Graham Reid | | 2 min read
For Auckland composer and music teacher Warwick Blair it has been a long journey to come full circle. In the late Eighties he won a scholarship to the Conservatorium in The Hague but during his studies was drawn to aspects of pop music of the period. He formed the band Glory Box and went to London.
"We had success there and recorded, we were a bit influenced by Dead Can Dance [the group helmed by Lisa Gerrard, who did the Gladiator soundtrack] and This Mortal Coil. It was taking techniques I had learned and trying to transplant them into a pop sensibility," says Blair.
"While there I did some ads and sang in the chorus of Stargate, and was in a band called Mandalay as keyboardist and orchestral arranger. Looking back, I think of it as first-hand research into pop culture, and now I'm trying to integrate that into the classical stuff I'm writing, similar to what I was doing before I went away, actually."
Blair returned to New Zealand in the late Nineties and through film and soundtrack work, got into advertising. He did ad music for Sky Television and the New Zealand Navy, and provided the catwalk sonics for Karen Walker's show in 1998 based on the theme of electricity.
"But increasingly, advertising was unfulfilling. I got sick of the soulless quality of it and had to get back to what I was writing before I went away.
It wasn't about art but was based on
For the past two years he has lectured in Sound and Popular Music at the university, introducing students to computer technology, electronic music, analysis of soundtracks and writing for film. But he has also returned to writing his own music.
In 2004 he previewed two pieces of a longer work, Accordion, with an ensemble which includes pianist Rae De Lisle, percussionists Frank Gibson and Ron Samson, and keyboardist Stephen Small. It was conducted by John Elmsly.
The work tries to integrate aspects and sensibilities of popular music into the stripped-back forms of art music.
The piece Harp, for example, uses only two chords.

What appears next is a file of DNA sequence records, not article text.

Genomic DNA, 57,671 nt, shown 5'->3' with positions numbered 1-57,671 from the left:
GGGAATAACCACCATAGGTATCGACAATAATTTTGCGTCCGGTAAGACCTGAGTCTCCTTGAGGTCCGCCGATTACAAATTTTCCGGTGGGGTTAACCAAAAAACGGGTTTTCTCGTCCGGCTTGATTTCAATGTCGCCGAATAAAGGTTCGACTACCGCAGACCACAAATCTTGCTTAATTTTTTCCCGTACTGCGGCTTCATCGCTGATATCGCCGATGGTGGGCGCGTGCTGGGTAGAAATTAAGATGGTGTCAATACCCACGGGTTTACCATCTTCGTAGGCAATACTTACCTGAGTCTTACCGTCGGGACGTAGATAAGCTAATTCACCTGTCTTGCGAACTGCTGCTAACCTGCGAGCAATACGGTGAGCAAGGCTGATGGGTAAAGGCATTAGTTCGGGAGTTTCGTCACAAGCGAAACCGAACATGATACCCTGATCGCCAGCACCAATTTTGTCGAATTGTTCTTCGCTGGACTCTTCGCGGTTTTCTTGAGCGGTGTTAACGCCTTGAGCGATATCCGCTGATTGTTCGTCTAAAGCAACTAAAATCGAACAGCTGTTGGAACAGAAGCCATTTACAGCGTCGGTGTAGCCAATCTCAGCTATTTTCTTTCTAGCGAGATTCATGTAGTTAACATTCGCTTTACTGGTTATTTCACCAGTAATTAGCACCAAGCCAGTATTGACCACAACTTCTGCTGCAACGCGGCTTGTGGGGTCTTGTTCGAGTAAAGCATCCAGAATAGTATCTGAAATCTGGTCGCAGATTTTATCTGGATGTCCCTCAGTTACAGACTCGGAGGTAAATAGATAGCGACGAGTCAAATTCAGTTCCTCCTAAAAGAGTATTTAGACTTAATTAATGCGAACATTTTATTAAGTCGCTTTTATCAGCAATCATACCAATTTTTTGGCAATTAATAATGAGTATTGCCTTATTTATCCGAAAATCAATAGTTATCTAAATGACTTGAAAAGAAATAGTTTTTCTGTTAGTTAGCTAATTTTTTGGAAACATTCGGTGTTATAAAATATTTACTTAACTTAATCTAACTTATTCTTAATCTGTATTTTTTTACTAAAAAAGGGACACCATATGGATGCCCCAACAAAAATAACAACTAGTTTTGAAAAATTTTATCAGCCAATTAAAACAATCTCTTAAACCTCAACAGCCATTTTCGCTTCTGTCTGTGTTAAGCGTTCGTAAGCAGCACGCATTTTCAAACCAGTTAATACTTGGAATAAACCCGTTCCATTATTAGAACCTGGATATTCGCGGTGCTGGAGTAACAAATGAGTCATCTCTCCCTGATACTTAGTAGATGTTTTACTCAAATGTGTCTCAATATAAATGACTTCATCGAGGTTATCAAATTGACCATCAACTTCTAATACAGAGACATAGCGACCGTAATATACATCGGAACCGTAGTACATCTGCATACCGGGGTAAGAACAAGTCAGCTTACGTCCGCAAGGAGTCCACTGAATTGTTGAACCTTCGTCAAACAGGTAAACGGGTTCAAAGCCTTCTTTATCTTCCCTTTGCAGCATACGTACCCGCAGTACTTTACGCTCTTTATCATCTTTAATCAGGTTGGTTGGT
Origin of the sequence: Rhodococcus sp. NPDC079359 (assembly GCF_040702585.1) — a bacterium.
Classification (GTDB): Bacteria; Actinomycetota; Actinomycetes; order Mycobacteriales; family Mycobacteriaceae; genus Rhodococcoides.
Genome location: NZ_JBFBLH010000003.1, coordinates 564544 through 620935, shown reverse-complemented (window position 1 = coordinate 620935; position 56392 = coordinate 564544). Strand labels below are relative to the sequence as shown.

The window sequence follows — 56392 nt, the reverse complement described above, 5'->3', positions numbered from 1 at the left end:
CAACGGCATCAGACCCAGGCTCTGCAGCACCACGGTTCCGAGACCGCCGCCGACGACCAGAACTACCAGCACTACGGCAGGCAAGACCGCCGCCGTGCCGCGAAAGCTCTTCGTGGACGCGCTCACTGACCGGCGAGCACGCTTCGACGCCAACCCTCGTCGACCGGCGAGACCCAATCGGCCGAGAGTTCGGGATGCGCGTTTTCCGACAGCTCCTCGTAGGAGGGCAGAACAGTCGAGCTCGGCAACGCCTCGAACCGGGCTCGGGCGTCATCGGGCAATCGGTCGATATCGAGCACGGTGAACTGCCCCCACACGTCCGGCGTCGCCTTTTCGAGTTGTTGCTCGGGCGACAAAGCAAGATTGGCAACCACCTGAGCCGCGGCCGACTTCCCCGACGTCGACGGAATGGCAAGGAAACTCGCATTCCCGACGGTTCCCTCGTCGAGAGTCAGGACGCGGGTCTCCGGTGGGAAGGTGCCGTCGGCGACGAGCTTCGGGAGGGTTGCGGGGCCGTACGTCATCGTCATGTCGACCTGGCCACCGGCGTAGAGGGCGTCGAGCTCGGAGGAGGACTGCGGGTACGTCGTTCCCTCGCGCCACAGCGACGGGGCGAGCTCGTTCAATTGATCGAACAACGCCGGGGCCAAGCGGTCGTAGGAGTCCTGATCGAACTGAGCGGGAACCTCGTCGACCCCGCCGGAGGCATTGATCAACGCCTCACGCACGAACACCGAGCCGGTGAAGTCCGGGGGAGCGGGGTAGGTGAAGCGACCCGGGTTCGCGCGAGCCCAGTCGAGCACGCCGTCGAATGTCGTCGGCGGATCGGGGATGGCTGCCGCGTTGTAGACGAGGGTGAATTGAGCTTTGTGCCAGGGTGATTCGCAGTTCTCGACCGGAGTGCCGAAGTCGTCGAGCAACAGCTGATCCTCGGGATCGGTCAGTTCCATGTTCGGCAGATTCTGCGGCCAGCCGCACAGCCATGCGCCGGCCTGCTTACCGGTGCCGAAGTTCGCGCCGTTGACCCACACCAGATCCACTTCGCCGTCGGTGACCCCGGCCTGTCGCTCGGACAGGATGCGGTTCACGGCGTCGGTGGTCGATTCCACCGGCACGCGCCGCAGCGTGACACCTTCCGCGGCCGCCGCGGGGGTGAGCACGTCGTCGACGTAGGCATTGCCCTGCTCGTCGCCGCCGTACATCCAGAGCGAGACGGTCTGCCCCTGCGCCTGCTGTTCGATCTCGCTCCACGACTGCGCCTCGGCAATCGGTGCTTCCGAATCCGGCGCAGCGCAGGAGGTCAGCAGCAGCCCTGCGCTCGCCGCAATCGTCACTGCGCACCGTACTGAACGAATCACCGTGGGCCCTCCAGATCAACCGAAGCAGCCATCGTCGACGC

"I've developed a new form called mosaic. It consists of cells which are made visible or invisible, depending on the shape imposed on them, like coming along with a cookie-cutter and whacking it on top.
"That gives the overall shape, but under that are cells which are constantly being repeated, although the cookie-cutter form determines whether we hear them or not. It's something I'm trying to develop."
Blair's five-movement Accordion -- written on computers but transcribed and scored for live muscians -- appeared on the album of the same name in 2005.
What catches you off-guard with Accordion, however, is the quasi-ambient nature of the integrated, five-part work which features an enormous artillery of instruments from guitar, trumpet and harp, to piano, percussion, voices and electronics. Given that firepower it would be reasonable to expect something if not Wagnerian in scope, then at least with the punch of a Phil Spector production.
Yet Blair's engrossingly hypnotic pieces -- each around 10 minutes, which is long enough to pull you in but not outstay its welcome -- are subtle soundscapes which might have come from a documentary about space, deserts or the tides. They recall the ambient explorations of Brian Eno.
With evocative, oceanic swells of electronics or instruments which then drift back to the merest trickle of sounds, this is music cinematic in conception but also so inviting of reflection as to be highly personal.
In places - the final section of Trumpet for example - there is a tonal quality which suggests North African music, in others - the beats which drive the most up-tempo sections, Yes and Your My - hints of vigorous dance floor pop.
The final track is beamed in from another cosmos.
Accordion in places conforms to Eno's description of ambient music being as ignorable as it is enjoyable, but it rewards close attention to the details of melody and sonic texture which bind the whole together.